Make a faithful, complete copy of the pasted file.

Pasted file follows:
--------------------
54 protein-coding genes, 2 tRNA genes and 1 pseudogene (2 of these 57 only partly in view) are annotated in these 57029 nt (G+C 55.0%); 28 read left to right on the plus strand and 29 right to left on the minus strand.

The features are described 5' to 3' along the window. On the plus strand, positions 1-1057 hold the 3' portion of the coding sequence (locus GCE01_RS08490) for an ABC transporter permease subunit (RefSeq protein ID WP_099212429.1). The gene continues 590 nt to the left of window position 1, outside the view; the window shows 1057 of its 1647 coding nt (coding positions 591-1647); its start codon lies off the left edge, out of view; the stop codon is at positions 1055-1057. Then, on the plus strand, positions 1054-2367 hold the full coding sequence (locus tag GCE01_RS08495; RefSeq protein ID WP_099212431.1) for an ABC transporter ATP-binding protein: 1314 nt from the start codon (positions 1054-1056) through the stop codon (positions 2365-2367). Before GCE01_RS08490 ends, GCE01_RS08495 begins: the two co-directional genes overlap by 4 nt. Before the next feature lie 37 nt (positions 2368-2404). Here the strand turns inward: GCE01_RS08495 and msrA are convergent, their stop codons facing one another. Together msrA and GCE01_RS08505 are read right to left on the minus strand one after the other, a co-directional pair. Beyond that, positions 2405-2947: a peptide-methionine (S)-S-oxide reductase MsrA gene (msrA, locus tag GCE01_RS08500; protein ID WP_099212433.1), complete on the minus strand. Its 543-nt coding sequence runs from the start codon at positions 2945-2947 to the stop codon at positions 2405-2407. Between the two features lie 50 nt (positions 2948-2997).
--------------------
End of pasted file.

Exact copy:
54 protein-coding genes, 2 tRNA genes and 1 pseudogene (2 of these 57 only partly in view) are annotated in these 57029 nt (G+C 55.0%); 28 read left to right on the plus strand and 29 right to left on the minus strand.

The features are described 5' to 3' along the window. On the plus strand, positions 1-1057 hold the 3' portion of the coding sequence (locus GCE01_RS08490) for an ABC transporter permease subunit (RefSeq protein ID WP_099212429.1). The gene continues 590 nt to the left of window position 1, outside the view; the window shows 1057 of its 1647 coding nt (coding positions 591-1647); its start codon lies off the left edge, out of view; the stop codon is at positions 1055-1057. Then, on the plus strand, positions 1054-2367 hold the full coding sequence (locus tag GCE01_RS08495; RefSeq protein ID WP_099212431.1) for an ABC transporter ATP-binding protein: 1314 nt from the start codon (positions 1054-1056) through the stop codon (positions 2365-2367). Before GCE01_RS08490 ends, GCE01_RS08495 begins: the two co-directional genes overlap by 4 nt. Before the next feature lie 37 nt (positions 2368-2404). Here the strand turns inward: GCE01_RS08495 and msrA are convergent, their stop codons facing one another. Together msrA and GCE01_RS08505 are read right to left on the minus strand one after the other, a co-directional pair. Beyond that, positions 2405-2947: a peptide-methionine (S)-S-oxide reductase MsrA gene (msrA, locus tag GCE01_RS08500; protein ID WP_099212433.1), complete on the minus strand. Its 543-nt coding sequence runs from the start codon at positions 2945-2947 to the stop codon at positions 2405-2407. Between the two features lie 50 nt (positions 2948-2997).